Day 5: Malaria and poverty identified as inseparable issues for Africa
Thursday January 25 2007
Malaria eradication key to poverty fight in AfricaBy HENRY NEONDO, EMMANUEL ONYANGO
A member of the Global Health Advocates based in the United Kingdom yesterday said there is no tackling of poverty in Africa unless delegates at the World Social Forum discuss the issue of malaria.
Speaking in Nairobi yesterday, Louis da Gama said fighting malaria was fundamental in fighting poverty in Africa as nothing else constitutes the face of poverty in Africa like malaria.
“The biggest problem in relation to poverty in Africa is to fight malaria yet no one is discussing how this should be reduced,” rued da Gama.
He said many people in Africa spend their meagre earnings buying drugs, adding that each Government in Africa spends 40 per cent of their income fighting malaria alone.
“If this money were not spent on malaria, it would have gone to wealth creation and the general wellbeing of Africans,” he said.
Da Gama said the efforts of fighting poverty would be all crap if delegates at the WSF do not set a day or session to address malaria, which alone would make Africa meet three or four Millennium Development Goals.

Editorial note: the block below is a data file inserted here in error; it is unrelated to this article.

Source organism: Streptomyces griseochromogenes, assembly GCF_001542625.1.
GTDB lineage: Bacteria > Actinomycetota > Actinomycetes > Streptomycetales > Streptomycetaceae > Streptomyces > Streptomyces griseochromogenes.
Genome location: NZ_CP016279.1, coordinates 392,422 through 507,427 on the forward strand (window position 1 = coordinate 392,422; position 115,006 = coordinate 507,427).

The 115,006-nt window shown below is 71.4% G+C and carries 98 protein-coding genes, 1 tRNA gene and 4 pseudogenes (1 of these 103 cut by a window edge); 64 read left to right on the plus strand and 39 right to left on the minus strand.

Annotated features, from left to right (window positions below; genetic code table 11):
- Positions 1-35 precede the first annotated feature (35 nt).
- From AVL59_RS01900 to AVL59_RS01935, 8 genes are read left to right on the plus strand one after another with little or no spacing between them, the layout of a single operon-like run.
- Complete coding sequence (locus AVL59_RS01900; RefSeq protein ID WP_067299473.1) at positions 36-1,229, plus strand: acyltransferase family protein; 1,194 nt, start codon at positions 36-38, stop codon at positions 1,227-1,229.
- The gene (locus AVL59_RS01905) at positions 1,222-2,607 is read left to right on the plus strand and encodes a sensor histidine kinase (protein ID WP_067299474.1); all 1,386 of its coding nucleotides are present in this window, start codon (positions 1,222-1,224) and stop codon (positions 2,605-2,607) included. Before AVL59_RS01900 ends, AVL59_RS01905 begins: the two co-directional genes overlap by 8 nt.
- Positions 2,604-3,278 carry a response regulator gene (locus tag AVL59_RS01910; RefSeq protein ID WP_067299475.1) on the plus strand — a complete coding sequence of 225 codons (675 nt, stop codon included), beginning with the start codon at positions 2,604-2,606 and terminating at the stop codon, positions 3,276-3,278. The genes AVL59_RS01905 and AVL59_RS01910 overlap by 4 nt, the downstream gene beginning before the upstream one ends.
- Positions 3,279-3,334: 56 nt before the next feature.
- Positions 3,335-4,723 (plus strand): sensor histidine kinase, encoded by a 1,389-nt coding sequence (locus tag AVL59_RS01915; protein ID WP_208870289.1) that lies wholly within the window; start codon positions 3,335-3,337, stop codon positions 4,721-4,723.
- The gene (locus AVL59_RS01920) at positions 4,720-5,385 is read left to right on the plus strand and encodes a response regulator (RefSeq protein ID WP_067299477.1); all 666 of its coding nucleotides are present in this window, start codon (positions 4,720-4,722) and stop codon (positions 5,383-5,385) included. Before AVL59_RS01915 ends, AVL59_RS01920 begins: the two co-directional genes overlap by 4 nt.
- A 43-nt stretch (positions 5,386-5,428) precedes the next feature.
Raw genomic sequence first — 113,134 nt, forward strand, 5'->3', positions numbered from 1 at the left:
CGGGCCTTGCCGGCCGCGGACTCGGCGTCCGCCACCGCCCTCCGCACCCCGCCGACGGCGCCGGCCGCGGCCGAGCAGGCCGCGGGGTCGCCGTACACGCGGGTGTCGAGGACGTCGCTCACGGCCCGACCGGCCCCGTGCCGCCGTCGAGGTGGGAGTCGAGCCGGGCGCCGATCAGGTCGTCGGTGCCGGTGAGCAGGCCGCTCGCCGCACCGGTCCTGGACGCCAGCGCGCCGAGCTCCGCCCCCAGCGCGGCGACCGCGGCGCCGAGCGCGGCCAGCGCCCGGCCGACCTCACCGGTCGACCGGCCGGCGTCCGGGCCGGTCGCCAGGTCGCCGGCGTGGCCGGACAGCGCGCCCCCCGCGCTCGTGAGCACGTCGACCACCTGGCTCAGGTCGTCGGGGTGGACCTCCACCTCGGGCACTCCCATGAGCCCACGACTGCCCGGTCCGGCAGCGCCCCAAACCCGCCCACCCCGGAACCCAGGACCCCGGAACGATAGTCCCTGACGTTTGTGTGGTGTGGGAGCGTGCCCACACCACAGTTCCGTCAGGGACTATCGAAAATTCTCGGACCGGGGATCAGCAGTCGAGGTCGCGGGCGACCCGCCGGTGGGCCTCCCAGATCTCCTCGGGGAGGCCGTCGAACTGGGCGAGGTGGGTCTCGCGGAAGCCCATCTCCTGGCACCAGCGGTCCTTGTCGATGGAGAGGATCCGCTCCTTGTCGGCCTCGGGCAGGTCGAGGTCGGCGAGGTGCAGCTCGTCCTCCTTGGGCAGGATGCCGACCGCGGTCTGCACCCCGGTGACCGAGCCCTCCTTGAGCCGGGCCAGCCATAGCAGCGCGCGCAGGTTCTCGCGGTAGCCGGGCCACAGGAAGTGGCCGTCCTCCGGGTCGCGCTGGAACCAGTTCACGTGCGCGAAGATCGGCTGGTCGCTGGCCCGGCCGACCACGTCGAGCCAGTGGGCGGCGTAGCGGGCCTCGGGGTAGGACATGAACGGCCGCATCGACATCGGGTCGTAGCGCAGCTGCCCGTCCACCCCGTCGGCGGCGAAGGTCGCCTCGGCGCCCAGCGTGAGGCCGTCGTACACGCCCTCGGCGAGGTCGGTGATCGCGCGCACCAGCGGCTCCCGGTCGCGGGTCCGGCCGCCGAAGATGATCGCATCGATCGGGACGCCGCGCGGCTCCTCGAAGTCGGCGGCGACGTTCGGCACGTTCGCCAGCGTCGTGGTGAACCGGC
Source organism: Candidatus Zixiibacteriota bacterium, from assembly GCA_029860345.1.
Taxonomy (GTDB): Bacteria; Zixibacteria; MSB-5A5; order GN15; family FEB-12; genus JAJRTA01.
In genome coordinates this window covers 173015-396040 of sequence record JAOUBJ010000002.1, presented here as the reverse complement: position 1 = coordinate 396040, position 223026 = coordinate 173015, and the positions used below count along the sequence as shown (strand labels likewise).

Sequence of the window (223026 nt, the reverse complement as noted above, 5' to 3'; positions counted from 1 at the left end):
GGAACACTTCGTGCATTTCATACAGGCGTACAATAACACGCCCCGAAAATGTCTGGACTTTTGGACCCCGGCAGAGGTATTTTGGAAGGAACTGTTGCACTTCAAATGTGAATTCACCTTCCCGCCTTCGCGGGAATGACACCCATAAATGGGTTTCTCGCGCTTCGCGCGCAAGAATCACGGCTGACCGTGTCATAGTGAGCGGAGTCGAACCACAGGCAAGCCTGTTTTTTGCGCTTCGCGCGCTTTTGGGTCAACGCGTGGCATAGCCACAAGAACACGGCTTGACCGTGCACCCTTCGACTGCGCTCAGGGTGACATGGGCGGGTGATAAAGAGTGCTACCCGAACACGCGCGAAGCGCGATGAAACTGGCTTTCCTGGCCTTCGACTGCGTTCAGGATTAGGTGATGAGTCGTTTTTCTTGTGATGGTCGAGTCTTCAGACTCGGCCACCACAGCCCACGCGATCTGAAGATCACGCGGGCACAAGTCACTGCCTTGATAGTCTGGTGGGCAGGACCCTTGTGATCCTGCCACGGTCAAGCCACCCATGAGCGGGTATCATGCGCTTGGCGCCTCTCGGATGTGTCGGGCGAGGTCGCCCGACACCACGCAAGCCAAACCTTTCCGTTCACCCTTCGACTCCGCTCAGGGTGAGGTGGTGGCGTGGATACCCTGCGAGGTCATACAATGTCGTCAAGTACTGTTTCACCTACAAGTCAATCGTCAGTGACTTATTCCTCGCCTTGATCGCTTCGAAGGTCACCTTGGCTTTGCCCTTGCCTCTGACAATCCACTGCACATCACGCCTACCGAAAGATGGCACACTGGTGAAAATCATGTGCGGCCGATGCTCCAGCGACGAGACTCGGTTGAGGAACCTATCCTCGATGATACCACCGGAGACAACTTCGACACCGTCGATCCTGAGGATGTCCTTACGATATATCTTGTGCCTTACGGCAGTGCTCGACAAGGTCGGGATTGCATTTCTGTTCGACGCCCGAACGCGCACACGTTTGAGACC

He said delegates at the WSF should call for and offer practical help to governments in Africa, which include having children and pregnant women sleep under treated bednets, clinics with drugs, indoor residual spraying.
A commitment of US$ 1-2 million by each Government would be nothing compared to the loss incurred by these Governments.
In Kenya, a child dies every 5 seconds of malaria and the ministry of Health says between 30 to 50 per cent of all bed occupancy in hospitals is due to malaria.
Meanwhile, Somalia delegates attending the forum yesterday criticised the Kenyan Government for denying entry to Somalia refugees fleeing from the conflict in their country.
The delegates said Kenya’s closure of its borders was “a contradiction to the international law” and one which should be censured by the international community.
They further called on the World Social Forum to raise their voices against the present occupation of Somalia by Ethiopian troops.
“We would like to ask the forum to support opposition to foreign troops who have invaded Somalia,” said Asad Abdulahhi of the Somalia Civil Society (SCS).
He added: “ As seen before, the Somalia civilians have suffered the most since Kenya, in contradiction to international law, closed the border for refugees.”
The Somalia later joined delegates from Palestine and Lebanon to condemn United States’ war against terror.